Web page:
Fibroblast-growth-factor-induced additional limbs in the study of initiation of limb formation, limb identity, myogenesis, and innervation

Hideyo Ohuchi, Sumihare Noji

Research output: Contribution to journalArticle

24 Citations (Scopus)

Abstract

In this review, we focus on the additional limb induced by members of the fibroblast growth factor (FGF) family in the flank of chick embryos. The 'additional limb' was first reported 73 years ago by Balinsky in 1925. He grafted otic vesicle to the flank of newt embryos and observed the formation of the 'additional limb.' In 1995, formation of an additional limb was found to be induced by FGF in the chick embryo. This finding subsequently led to the recent understanding of how the limb bud is initially formed, how the limb position is determined, and how the limb identity is determined. Thus, the additional limb has been recognized as a useful experimental system for the study of limb development and its relation to the regionalization of the body. Furthermore, since limb muscles are formed from cells which have migrated from somites and innervation to them rakes place from the spinal cord, the additional limb would also be a powerful tool with which to study the relation of limb morphogenesis to developmental processes of the spinal cord and somites. This review consists of five sections, (1) 'Introduction,' (2) 'How to make additional limbs,' (3) 'Characteristics of the additional limb,' (4) 'Studies with the additional limb,' and (5) 'Concluding remarks.' In the second section, techniques to make additional limbs are reviewed, showing that additional limbs can be made by fairly easy manipulation of the chick embryo. In the third section, the characteristics analyzed so far of the additional limb are summarized, focusing on its morphology. In the fourth section, recent studies on the use of the additional limb are reviewed: experiments on the additional limb have been performed to elucidate the mechanisms governing determination of limb identity by Hox codes and the Tbx family and initiation of limb formation by FGF10. In addition, the roles of SF/HGF in the formation of limb muscles have also been investigated using the additional limb. In the near future, the additional limb will be also used in the study of innervation from the spinal cord, and probably migration of neural crest cells.

Original languageEnglish
Pages (from-to)45-56
Number of pages12
JournalCell and Tissue Research
Volume296
Issue number1
DOIs
Publication statusPublished - 1999
Externally publishedYes

Fingerprint

Fibroblast Growth Factors
Muscle Development
Extremities
Muscle
Chick Embryo
Experiments
Spinal Cord
Somites

Keywords

  • FGF
  • Innervation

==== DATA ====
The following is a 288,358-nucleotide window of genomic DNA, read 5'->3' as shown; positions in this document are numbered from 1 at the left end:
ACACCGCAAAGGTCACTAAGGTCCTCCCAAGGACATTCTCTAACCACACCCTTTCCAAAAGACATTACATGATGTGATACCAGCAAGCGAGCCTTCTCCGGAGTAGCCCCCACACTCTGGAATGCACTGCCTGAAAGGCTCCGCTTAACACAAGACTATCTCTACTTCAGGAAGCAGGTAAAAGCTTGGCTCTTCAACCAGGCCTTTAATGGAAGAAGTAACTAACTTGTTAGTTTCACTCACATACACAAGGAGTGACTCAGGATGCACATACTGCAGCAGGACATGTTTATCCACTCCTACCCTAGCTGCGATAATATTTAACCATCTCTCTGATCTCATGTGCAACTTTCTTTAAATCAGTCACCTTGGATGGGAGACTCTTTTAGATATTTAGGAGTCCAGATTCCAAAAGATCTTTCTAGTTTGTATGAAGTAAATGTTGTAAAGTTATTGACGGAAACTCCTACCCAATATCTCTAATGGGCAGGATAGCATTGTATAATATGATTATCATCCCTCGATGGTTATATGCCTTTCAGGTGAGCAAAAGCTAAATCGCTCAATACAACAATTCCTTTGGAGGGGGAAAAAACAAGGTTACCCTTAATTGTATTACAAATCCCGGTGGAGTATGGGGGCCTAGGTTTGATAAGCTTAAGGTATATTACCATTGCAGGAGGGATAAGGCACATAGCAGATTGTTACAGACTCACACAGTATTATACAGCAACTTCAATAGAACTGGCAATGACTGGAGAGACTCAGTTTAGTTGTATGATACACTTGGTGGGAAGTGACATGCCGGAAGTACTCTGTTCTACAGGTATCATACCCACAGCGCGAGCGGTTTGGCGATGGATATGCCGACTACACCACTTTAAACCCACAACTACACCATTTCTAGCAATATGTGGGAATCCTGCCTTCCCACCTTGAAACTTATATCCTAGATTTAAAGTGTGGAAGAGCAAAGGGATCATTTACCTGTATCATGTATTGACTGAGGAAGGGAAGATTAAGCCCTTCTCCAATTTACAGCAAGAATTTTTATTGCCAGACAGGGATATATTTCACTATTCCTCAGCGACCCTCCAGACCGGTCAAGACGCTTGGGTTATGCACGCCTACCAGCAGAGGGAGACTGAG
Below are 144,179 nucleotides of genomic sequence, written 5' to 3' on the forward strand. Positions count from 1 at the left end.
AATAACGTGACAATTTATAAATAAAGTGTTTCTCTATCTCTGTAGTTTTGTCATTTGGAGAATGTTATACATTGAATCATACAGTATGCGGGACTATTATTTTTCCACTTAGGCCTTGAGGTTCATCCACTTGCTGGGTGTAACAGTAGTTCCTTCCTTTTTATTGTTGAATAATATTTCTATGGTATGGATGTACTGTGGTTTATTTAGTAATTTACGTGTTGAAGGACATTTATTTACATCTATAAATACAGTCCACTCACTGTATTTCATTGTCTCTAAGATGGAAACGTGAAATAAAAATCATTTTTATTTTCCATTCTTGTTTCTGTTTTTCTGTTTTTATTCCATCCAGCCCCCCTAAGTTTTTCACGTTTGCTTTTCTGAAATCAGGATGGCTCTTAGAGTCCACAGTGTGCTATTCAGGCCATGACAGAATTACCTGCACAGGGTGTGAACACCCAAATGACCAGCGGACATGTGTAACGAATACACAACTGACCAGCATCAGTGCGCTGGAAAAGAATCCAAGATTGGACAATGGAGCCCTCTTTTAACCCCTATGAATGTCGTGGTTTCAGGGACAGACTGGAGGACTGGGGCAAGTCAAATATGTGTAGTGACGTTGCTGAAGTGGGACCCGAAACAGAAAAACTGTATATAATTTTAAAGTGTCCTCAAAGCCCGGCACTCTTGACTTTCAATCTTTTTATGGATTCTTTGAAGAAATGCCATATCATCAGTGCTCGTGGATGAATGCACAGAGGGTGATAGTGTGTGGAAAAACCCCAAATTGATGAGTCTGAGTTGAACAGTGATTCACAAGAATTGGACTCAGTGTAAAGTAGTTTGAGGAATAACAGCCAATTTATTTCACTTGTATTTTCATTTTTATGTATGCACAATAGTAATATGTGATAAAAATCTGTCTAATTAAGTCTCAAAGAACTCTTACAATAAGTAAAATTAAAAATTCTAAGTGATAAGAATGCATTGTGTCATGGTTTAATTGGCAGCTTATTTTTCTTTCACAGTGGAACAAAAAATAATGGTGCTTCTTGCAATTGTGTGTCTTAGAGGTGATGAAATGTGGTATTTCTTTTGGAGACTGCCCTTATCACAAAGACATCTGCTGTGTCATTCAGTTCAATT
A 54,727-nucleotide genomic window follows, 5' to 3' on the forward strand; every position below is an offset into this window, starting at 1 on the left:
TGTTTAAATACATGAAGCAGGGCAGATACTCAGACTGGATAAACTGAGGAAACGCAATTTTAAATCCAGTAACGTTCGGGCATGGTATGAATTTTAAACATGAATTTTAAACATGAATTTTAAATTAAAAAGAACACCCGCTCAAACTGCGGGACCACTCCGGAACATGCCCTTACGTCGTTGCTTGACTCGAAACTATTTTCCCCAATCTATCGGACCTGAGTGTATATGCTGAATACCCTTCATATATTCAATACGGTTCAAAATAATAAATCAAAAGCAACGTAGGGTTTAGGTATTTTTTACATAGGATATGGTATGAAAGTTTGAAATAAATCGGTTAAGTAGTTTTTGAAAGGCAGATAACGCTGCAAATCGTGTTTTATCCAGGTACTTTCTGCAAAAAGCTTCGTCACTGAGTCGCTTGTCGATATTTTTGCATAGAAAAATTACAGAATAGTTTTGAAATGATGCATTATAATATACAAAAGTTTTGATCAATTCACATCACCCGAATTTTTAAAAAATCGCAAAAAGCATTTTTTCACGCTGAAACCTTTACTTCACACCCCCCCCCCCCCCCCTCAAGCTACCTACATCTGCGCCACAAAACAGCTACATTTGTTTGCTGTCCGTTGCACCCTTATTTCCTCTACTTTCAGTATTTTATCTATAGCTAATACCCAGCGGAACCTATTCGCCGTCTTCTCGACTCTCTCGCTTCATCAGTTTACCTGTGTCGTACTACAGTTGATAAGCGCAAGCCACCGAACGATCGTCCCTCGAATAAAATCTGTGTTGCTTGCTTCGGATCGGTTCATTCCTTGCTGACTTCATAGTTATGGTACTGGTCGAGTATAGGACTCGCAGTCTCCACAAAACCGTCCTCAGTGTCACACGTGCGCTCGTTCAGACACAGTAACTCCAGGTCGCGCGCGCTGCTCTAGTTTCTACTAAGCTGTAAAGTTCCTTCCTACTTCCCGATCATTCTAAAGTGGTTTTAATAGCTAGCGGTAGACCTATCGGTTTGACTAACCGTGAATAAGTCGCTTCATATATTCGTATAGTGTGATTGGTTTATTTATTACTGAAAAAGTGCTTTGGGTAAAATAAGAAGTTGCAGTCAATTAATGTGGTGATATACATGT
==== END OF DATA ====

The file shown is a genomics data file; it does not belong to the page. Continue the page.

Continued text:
• Limb bud
  • Limb identity
  • Muscle formation
  • Tbx SF/HGF

ASJC Scopus subject areas

  • Anatomy
  • Clinical Biochemistry
  • Cell Biology

Cite this

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title = "Fibroblast-growth-factor-induced additional limbs in the study of initiation of limb formation, limb identity, myogenesis, and innervation",
abstract = "In this review, we focus on the additional limb induced by members of the fibroblast growth factor (FGF) family in the flank of chick embryos. The 'additional limb' was first reported 73 years ago by Balinsky in 1925. He grafted otic vesicle to the flank of newt embryos and observed the formation of the 'additional limb.' In 1995, formation of an additional limb was found to be induced by FGF in the chick embryo. This finding subsequently led to the recent understanding of how the limb bud is initially formed, how the limb position is determined, and how the limb identity is determined. Thus, the additional limb has been recognized as a useful experimental system for the study of limb development and its relation to the regionalization of the body. Furthermore, since limb muscles are formed from cells which have migrated from somites and innervation to them rakes place from the spinal cord, the additional limb would also be a powerful tool with which to study the relation of limb morphogenesis to developmental processes of the spinal cord and somites. This review consists of five sections, (1) 'Introduction,' (2) 'How to make additional limbs,' (3) 'Characteristics of the additional limb,' (4) 'Studies with the additional limb,' and (5) 'Concluding remarks.' In the second section, techniques to make additional limbs are reviewed, showing that additional limbs can be made by fairly easy manipulation of the chick embryo. In the third section, the characteristics analyzed so far of the additional limb are summarized, focusing on its morphology. In the fourth section, recent studies on the use of the additional limb are reviewed: experiments on the additional limb have been performed to elucidate the mechanisms governing determination of limb identity by Hox codes and the Tbx family and initiation of limb formation by FGF10. In addition, the roles of SF/HGF in the formation of limb muscles have also been investigated using the additional limb. In the near future, the additional limb will be also used in the study of innervation from the spinal cord, and probably migration of neural crest cells.",
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